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Rokwood: sustainable production of woody energy crops in Europe

A group of people stand next to some crops in a field

A three year study to address barriers and boost production of woody energy crops in Europe.

Project duration: March 2013 to November 2015

Rokwood was an ambitious three-year study in which the Centre for Sustainable Energy (CSE) partnered with a number of UK and European organisations in six countries to look at ways to boost the sustainable production and use of woody energy crops.

Funded by the European Commission, the Rokwood study took as its focus the development, implementation, monitoring and utilisation of short rotation coppice (SRC), also known as short rotation plantations (SRPs), for the regional production of wooden biomass.

“Woody crops like willow have great potential as a sustainable energy source across Europe, but there are barriers to producing and using this kind of fuel more widely” said CSE’s Martin Holley. “Rokwood aimed to better understand these obstacles and barriers and to propose policy options that could help the industry gain momentum.”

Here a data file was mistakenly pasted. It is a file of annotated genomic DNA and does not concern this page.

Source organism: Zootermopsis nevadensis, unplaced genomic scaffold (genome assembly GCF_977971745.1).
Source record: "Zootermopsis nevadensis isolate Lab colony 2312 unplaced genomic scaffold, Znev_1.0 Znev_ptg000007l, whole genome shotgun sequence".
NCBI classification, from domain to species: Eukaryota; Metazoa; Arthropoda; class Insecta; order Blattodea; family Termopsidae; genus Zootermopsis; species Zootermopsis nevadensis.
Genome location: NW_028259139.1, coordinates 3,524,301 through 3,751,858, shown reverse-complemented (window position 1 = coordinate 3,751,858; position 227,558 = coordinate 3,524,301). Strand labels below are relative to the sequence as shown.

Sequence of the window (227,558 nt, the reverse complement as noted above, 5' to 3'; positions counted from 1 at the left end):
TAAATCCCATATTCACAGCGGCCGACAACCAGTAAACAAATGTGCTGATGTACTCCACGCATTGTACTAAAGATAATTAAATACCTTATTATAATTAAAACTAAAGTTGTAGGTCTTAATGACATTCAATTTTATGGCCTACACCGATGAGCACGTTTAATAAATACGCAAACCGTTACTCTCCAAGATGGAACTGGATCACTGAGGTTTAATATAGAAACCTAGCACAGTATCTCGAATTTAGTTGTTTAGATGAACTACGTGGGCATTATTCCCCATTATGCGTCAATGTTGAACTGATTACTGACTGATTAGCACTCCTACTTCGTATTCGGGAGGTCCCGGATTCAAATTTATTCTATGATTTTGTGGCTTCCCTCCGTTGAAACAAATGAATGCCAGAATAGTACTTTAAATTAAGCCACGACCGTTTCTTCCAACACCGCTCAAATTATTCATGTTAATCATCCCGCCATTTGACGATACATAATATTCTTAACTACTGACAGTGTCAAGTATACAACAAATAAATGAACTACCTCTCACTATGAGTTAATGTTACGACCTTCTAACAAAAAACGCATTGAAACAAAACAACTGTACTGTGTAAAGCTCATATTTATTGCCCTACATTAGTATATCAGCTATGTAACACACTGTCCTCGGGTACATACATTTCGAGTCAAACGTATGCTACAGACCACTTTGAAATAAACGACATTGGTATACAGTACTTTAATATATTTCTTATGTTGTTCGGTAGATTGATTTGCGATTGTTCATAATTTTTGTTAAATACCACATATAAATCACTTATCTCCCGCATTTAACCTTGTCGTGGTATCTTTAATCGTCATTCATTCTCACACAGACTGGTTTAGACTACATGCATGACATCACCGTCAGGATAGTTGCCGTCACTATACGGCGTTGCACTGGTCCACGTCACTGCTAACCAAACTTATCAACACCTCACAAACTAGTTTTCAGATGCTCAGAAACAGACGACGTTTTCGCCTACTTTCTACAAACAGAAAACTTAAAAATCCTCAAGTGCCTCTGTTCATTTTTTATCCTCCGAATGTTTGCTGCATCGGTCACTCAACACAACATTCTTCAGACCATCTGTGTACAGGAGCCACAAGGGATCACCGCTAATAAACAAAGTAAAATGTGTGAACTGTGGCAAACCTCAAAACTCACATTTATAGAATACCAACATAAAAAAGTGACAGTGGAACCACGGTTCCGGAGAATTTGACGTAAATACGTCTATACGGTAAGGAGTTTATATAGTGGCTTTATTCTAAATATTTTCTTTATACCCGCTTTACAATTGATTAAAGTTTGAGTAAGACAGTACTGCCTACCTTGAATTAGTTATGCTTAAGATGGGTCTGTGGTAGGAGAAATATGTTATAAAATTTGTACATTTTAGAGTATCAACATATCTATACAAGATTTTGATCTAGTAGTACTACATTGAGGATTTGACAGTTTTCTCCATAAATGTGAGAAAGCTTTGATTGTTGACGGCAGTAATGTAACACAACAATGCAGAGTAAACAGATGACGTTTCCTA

It is also critically important to supply the European biomass market with home-grown feedstock, including energy crops preferably grown on non-premium farm land, which will help to minimise any imported material from the USA and other countries, much of which derives from the felling of existing forests.


Here are the main documents produced by Rokwood, all in English except where specified:

By gathering and reviewing shared experiences and best practice, one of the key outputs from the project was a Joint Action Plan that partners can take forward within their countries to boost energy crop production. This aimed to address the technical barriers to the use of wooden biomass (e.g. the technologies needed for harvesting and drying), along with funding opportunities for the development of innovative products and services, a series of policy briefs for local and regional authorities, and a range of dissemination materials and activities.

Rokwood was funded by the European Commission’s Seventh Framework Programme under the theme of ‘Transnational cooperation between regional research-driven clusters’, and involved 20 partner organisations across six countries. Each country was represented by a regional cluster of organisations comprising a relevant research body, business entity and local authority. The UK’s input was focussed on the South West, coordinated by CSE, Crops for Energy Ltd and Dorset County Council.

The video below is a short introduction to Rokwood.

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